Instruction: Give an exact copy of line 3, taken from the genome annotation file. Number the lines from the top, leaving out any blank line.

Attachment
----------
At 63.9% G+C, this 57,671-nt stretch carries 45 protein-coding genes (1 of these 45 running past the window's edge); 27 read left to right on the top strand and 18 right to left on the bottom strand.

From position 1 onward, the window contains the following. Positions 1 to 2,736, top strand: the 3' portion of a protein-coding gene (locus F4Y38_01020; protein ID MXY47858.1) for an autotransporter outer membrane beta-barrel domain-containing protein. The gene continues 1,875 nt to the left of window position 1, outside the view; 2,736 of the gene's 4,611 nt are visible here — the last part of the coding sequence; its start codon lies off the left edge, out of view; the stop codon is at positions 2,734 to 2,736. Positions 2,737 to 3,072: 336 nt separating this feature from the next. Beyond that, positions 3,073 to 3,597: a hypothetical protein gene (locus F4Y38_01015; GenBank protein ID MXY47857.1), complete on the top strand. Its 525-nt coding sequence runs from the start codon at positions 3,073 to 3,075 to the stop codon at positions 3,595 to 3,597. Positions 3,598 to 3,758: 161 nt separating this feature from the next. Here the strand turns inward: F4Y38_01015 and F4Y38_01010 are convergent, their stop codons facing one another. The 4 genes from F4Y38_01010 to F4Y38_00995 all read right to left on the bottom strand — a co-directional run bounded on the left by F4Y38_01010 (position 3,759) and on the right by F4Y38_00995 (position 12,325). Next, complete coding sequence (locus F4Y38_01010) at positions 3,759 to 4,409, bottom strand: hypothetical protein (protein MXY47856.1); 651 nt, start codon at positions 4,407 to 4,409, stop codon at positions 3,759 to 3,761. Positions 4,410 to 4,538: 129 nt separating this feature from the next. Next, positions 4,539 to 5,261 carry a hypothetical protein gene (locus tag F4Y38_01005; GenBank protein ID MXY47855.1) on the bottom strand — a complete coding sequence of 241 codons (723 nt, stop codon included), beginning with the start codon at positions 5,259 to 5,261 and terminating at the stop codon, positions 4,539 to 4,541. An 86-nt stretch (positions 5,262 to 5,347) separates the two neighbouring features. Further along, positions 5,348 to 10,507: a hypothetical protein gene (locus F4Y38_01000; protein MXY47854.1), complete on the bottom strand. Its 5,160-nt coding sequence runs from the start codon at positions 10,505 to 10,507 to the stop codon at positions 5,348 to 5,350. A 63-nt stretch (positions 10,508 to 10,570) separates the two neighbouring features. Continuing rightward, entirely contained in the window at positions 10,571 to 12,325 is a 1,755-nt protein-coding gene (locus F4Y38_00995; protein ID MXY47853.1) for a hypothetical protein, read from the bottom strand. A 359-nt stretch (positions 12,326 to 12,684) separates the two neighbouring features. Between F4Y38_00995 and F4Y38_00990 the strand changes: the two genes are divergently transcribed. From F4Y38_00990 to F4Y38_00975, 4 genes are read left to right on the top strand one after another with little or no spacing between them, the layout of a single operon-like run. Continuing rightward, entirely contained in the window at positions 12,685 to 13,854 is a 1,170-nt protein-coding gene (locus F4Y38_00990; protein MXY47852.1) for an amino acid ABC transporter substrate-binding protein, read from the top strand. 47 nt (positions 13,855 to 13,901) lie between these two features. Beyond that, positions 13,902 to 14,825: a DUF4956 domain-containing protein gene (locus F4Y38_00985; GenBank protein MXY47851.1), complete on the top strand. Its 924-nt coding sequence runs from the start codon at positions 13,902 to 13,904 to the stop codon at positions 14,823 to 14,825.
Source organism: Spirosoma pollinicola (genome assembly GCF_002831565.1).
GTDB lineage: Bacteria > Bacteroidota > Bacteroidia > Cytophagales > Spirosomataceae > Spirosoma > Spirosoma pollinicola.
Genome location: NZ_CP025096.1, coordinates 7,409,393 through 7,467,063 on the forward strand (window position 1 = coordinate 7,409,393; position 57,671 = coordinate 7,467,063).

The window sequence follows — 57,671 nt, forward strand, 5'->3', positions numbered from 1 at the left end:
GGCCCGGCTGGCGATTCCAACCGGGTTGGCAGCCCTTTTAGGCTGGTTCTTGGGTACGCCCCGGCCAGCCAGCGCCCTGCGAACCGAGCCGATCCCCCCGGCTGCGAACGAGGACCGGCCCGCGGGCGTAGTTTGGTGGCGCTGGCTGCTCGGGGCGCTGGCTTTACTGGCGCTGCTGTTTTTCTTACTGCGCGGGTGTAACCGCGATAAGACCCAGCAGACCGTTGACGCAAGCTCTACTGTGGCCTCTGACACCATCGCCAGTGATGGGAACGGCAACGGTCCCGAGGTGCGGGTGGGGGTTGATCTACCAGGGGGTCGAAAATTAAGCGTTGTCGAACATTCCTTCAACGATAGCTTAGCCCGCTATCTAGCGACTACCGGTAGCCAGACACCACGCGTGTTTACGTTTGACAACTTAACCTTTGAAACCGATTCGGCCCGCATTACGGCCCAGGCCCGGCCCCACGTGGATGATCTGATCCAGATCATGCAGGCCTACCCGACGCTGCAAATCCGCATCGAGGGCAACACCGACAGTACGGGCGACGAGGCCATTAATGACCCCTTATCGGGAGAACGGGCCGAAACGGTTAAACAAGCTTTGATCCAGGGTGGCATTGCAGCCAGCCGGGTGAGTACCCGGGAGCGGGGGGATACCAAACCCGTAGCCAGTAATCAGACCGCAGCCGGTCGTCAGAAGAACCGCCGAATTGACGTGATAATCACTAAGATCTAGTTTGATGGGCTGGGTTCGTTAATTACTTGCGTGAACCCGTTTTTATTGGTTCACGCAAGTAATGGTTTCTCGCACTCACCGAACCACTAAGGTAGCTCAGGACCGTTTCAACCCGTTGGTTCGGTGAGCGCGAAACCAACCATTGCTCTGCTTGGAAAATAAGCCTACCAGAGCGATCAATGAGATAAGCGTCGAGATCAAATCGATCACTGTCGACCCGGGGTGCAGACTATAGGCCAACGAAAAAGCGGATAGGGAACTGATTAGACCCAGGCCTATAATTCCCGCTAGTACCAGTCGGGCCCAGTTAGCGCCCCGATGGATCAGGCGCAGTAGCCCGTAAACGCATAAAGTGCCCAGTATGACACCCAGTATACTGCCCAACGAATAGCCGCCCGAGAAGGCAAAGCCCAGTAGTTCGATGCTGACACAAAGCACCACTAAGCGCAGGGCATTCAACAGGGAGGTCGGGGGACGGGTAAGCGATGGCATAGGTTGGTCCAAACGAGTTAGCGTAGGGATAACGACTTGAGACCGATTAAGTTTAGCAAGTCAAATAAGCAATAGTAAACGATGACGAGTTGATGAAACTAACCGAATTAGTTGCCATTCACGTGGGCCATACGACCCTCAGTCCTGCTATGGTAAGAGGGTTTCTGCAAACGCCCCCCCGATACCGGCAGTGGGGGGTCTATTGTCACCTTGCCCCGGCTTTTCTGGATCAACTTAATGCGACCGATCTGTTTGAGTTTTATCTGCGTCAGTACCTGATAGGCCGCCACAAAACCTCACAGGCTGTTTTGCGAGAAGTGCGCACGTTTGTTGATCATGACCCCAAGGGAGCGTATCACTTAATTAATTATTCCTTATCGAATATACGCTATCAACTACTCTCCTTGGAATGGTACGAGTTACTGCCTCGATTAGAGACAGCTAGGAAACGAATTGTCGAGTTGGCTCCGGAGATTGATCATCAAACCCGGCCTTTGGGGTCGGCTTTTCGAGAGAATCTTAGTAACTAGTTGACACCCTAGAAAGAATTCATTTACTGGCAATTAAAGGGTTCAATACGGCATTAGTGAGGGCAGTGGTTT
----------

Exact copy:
Source organism: Spirosoma pollinicola (genome assembly GCF_002831565.1).